Adrian Sargeant’s foreword to Bluefrog’s research into the causes of lapsing – donors have a right to feel good about giving
Last summer, Bluefrog presented its findings on a huge qualitative study to identify the key reasons why donors decide to stop giving.
As many of you who attended the event told me, the information was great, but the presentation wasn’t.
That’s why we have taken a little time to make sure we don’t repeat the same mistake with the published document. Over the next few days, the final draft will be triple checked before it is published free of charge to the sector.
Luckily, we have had the opportunity to have Professor Adrian Sargeant review our work before publication. And he has very kindly written a foreword to accompany the final paper.
Often forewords can be skipped as people flick straight to the conclusions (that’s what I tend to do anyway).
But I think that what Professor Sargeant has to say is of such importance that it deserves separate consideration and have reproduced it here in its entirety.
The paper will be available for download via this blog and at the Bluefrog main site on Friday. Should you want to get an advance copy, we will be launching the paper via Twitter. Please follow me here if you’d like to be at the front of the queue.
Building donor loyalty is the single biggest challenge facing the sector today.
Finding new donors is generally a tough enough occupation, but in times of recession it is tougher still. The size of the donor pool is contracting and individuals are less than keen to take on new demands on their income. This is not a good time to be losing supporters. If changing patterns of giving in the US are reflected here (in the UK) we can expect to see the donor pool contract by around 2% this year and individual giving by circa 3%.
These figures don’t make for happy reading particularly at a time when many nonprofits are facing increased demand for their services. Given all this, we would expect the sector to focus on easy fixes to improve their financial position. This is sadly not the case. We continue to waste large sums of money on unnecessary acquisition and neglect that fact that were we to achieve even minute increases in donor retention the impact on performance would be profound.
Picking an easy number to illustrate, I estimated back in 2004 that a 10% increase in retention could lead to a whopping 200% increase in the lifetime value of the fundraising donorbase. Putting aside the savings in acquisition, if donors hang around for longer they do sexy things such as upgrading their giving, giving in multiple ways, buying from the trading catalogue, recommending the organisation to others and ultimately perhaps, pledging a legacy gift to the organisation.
The single biggest indicator of whether a legacy will happen (demographics aside) is the longevity of the preceding donor relationship. People who give for extended periods of time are significantly more likely to remember a charity in their will.
Sometimes at sector conferences I’ve been challenged by fundraisers on these numbers. After all, the increases do seem rather on the large side. Well here’s the rub. Smart fundraisers need to calculate for themselves what difference a 1%, a 2% or a 5% improvement in loyalty would make to their organisation. Really smart fundraisers then ensure that everyone in a donor or customer facing role understands these figures, so that the next time they’re in a position to assist a donor, provide additional information, or to ensure that the communications choices they specify are met, that they do their bit to make these figures a reality.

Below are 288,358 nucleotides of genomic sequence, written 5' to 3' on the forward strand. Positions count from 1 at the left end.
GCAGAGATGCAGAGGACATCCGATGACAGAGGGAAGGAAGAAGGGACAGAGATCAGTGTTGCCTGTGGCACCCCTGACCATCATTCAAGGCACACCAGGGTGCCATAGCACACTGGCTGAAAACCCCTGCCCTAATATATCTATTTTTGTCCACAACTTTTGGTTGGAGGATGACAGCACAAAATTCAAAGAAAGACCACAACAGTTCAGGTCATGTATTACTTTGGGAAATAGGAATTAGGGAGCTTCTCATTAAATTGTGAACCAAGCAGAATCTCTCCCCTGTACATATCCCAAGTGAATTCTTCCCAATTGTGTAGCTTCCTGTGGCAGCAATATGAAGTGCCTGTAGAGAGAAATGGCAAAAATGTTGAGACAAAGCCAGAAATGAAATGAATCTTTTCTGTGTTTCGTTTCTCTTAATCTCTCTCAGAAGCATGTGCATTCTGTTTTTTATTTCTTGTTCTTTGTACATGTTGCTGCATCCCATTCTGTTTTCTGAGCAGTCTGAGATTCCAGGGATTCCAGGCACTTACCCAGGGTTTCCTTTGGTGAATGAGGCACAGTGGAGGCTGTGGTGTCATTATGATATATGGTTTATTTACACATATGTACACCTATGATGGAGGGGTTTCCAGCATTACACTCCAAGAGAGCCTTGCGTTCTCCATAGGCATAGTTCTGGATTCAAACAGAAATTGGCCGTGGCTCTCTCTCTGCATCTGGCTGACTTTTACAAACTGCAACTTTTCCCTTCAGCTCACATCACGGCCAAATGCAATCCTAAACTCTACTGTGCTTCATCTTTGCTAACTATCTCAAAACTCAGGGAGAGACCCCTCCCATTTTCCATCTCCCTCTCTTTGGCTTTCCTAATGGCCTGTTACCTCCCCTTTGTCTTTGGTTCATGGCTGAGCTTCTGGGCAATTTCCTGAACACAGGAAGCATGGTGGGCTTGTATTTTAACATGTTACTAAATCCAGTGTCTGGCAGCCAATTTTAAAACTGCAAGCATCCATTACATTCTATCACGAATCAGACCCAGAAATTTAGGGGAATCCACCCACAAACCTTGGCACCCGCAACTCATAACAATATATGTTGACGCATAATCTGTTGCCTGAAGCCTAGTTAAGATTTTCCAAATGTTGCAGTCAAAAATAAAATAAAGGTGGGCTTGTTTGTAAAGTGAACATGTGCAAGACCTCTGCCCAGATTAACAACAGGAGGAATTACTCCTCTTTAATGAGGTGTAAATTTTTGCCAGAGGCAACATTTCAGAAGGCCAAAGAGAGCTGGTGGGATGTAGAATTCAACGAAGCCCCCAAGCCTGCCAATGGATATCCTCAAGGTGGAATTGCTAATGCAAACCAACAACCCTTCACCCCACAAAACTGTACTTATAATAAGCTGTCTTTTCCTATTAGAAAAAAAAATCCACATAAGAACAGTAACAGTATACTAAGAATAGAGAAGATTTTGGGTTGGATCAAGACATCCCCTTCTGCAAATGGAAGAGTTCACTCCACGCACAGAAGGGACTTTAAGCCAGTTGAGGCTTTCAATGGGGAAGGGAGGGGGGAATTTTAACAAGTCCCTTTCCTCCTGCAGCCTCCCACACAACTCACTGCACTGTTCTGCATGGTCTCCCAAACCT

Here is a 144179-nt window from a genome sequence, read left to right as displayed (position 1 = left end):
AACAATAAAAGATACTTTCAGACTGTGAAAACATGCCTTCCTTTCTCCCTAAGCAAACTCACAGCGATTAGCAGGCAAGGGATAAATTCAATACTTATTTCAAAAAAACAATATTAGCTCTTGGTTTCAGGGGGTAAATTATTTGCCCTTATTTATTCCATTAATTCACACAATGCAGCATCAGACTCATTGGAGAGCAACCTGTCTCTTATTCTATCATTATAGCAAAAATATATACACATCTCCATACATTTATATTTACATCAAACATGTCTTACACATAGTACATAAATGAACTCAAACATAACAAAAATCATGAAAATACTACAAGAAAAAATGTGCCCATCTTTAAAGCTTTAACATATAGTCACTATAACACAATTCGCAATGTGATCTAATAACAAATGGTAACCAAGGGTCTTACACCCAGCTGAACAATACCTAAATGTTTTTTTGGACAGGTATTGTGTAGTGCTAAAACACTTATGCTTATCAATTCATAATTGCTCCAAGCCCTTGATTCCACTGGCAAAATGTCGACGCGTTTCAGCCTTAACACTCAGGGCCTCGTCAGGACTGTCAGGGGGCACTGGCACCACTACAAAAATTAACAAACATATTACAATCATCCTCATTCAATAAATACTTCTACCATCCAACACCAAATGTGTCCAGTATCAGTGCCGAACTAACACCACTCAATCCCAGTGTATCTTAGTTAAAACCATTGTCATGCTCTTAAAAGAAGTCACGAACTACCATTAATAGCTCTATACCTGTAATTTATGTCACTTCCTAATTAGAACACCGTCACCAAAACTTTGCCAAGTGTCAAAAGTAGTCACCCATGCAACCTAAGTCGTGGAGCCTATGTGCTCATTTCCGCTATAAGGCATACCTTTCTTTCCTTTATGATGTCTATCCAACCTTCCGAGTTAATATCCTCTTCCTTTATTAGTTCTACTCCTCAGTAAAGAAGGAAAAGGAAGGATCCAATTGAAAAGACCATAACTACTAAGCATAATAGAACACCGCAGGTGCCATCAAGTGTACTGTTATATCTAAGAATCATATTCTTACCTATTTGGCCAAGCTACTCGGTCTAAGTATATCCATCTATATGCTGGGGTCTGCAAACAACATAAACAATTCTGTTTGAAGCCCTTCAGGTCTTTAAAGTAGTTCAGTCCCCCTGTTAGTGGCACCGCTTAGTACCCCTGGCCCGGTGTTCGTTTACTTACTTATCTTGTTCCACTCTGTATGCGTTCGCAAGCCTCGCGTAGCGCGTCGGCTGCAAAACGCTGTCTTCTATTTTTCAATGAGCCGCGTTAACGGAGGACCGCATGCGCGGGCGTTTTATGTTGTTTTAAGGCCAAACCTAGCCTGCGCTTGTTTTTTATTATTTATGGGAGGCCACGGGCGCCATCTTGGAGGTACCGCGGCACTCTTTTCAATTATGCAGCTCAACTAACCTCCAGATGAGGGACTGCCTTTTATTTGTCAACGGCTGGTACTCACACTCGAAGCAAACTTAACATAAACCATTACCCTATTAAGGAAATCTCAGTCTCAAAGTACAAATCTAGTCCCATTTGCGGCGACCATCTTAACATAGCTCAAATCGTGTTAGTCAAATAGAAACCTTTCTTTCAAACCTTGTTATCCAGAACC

Putting aside practical issues such a shortage of cash, previous quantitative research has shown that there are actually three key drivers of loyalty.
- Donor satisfaction with the quality of service provided by the nonprofit.
- How committed a donor feels to the organisation (its mission and values).
- The extent to which the organisation is trusted by its donors to spend its money wisely and act in a manner consistent with its values and deliver on its promises.
There are thus a wealth of actions that a charity can take to build loyalty by focusing on these issues. In the current report the team from Bluefrog build on this knowledge by exploring how donors feel about their relationships with the organisations they support. They paint a rich qualitative picture of why individuals stop giving, how they feel about terminating their support and the role that the charity and its fundraising team may have played in precipitating this action.
The paper offers a number of fascinating insights and crucially, innumerable practical steps that organisations can take to build loyalty. It is therefore a must read for anyone serious about donor retention, improving the performance of their fundraising and most significantly of all, enhancing the quality of the giving experience for their supporters.
Donors have the right to feel good about their giving and we should be doing everything we can to facilitate that goal.
Adrian Sargeant is the Robert F. Hartsook Professor of Fundraising at Indiana University – Purdue University, Indianapolis. He is also Professor of Nonprofit Marketing and Fundraising at Bristol Business School in the U.K. and Adjunct Professor of Philanthropy at the Centre for Philanthropy and Nonprofit Studies, Queensland University of Technology, Brisbane, Australia. He is also the managing editor of the International Journal of Nonprofit and Voluntary Sector Marketing.